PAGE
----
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Lions Around the Dorm

atdThe Around the Dorm opener will pit newcomer Robert Morris against seasoned veterans Michael O’Donnell and Bobby Olivier. New Sports Editor Garrett Rasko-Martinis will be testing the contestants with questions concerning the growing number of baseball players facing steroid allegations, Brett Favre once again opting to return to the National Football League, and the moral dilemmas surrounding Michael Vick’s reinstatement.

1. Over the summer, several more Major League Baseball players have been accused of failing their 2003 steroid test. At this point, would baseball be better off keeping the records sealed, or just getting it all out in the open?

MO: First of all, this is not baseball’s decision. The federal government is in possession of these records, and it’s their decision whether or not to withhold the information. Nevertheless, baseball needs the name dropping to stop. Just when the public thinks the names are going to stop coming out, another pops up. The survey was supposed to be anonymous, and as each performance enhancing drug (PED) user surfaces, the public becomes more enthralled and wants more names. If cut off right now, people will eventually realize the releases are over, and will focus on baseball once again. This is not a problem that is going to be fixed overnight. Unless it continues to somehow illegally leak, as has happened over the last few years, baseball would very grateful if these positive tests did not come out for the world to see.

RM: It makes absolutely no sense to pick and choose what players will be exposed the public for their use of PEDs. Baseball fans have already seen one of the greatest pitchers to ever play the game in Roger Clemens, and one of the greatest hitters in Manny Ramirez, both named in the report. Lives, reputations, legacies and the integrity of the game have already been tarnished with the release of some names. It is now the MLB’s obligation to make all the findings public and would serve in the best interest of fans to just try and move past this dark cloud. It would be better to release all the names to the public so that every time a strikeout is tallied in a scorebook and a homerun is hit, baseball fans don’t have to ask themselves if the athlete is clean.

BO: This whole “who was juicing and who wasn’t” thing is just like a band aid. Rip it off, release the list and have everything out in the open, or leave it on and seal it for good. But for God’s sake, make a decision. This slow, painful process of learning about various superstars and Jason Grimsley enhancing themselves to improve their game is only hurting the MLB and everyone associated with it. But, because there will always be leaks in one way or another, let’s just get it over with and see that list. Nothing shocks anyone anymore regarding who tested positive. The list cannot hurt the sport much more than it already has, and then we can finally move on.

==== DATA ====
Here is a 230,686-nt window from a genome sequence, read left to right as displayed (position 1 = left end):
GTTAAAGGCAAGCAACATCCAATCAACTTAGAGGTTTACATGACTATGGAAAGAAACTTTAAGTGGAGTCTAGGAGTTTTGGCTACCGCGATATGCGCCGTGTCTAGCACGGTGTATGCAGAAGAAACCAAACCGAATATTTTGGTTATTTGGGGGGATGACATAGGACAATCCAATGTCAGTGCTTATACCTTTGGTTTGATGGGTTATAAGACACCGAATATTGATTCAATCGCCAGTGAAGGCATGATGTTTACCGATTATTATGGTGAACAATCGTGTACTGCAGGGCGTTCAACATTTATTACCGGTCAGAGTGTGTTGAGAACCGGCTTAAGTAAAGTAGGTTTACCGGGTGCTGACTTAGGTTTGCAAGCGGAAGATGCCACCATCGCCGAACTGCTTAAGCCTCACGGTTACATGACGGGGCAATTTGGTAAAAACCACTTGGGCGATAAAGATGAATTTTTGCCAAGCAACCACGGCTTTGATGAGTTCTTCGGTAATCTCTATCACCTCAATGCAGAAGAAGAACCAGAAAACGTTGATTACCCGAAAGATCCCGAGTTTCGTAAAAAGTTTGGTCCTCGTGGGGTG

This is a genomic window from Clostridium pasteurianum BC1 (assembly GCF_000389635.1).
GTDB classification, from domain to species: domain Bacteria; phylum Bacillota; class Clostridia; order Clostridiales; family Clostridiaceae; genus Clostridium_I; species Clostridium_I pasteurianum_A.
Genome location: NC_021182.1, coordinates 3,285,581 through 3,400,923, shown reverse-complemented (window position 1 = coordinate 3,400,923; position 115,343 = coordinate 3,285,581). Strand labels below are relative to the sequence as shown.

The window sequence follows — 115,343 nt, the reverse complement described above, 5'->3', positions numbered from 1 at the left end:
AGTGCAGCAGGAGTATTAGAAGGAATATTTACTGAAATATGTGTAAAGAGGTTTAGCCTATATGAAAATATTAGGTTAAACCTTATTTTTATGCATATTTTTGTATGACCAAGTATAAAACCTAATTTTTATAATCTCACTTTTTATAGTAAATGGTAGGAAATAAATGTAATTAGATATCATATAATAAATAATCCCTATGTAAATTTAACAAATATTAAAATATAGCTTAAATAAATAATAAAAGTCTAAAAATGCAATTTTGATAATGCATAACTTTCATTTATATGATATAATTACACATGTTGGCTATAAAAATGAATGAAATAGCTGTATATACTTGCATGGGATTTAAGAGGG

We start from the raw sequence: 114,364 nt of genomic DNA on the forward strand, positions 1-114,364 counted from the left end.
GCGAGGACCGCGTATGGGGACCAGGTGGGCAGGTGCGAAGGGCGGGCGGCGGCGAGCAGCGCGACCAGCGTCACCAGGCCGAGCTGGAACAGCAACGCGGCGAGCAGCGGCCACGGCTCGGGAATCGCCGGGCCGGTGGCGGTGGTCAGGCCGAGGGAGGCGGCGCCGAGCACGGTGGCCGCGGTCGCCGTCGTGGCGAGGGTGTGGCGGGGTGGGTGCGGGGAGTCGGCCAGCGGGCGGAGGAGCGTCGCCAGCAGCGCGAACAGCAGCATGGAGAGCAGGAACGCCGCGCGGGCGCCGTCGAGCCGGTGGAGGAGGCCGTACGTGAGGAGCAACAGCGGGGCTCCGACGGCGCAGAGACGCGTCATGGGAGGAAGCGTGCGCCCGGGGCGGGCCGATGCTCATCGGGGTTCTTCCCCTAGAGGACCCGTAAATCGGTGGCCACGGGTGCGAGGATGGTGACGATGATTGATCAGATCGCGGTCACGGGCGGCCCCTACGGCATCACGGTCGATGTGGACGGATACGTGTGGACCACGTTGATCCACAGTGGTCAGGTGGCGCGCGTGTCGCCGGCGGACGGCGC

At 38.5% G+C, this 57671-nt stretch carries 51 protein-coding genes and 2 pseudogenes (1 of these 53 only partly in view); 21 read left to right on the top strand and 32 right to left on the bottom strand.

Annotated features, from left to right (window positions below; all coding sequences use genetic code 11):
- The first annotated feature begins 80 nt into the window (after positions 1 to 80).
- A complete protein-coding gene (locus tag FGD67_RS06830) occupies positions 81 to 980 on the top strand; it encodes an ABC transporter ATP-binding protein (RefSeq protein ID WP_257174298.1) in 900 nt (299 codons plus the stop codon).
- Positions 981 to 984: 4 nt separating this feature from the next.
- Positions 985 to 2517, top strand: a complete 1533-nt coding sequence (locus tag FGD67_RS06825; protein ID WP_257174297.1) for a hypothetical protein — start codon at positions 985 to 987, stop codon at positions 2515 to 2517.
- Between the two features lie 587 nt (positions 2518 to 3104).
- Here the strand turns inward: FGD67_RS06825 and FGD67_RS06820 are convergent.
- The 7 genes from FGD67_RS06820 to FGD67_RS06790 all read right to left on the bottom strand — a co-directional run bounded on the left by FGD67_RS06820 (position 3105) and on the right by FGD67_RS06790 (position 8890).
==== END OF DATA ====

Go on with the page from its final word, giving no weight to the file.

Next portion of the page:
GRM: Robert and Bobby said they think it would be better for the list to be public, even if it isn’t legally possible, and I too agree. So whoever got their ATD answers to me first wins. Bobby gets a 3 for submitting them on Friday at 11:00 a.m, Robert gets 2 for sending them five hours later. Mike receives the 1 because the name-dropping isn’t going to stop unless the perpetrators  are caught.

2. It’s a different summer, but it’s conclusion is just the same – Brett Favre is once again coming out of retirement. Does it tarnish his legacy that he keeps mulling retirement, just to re-enter football a few weeks later?

MO: I wrote for The Signal about this last year and said that when he came out of retirement the first time and played for the Jets, that it did not destroy his legacy because all he wanted to do was play football, and that was obviously not going to happen in Green Bay. This time around, I think his legacy is slightly more tarnished. Don’t get me wrong, Favre will still be remembered as arguably one of the greatest quarterbacks of all time. However, he may now be remembered as the guy who betrayed his loyal Cheeseheads by joining the hated Vikings, liked the attention of being in the spotlight, or had the worst decision-making skills in history. No matter how you spin it, Favre has made people think about him more now as something other than a great quarterback and a model human being.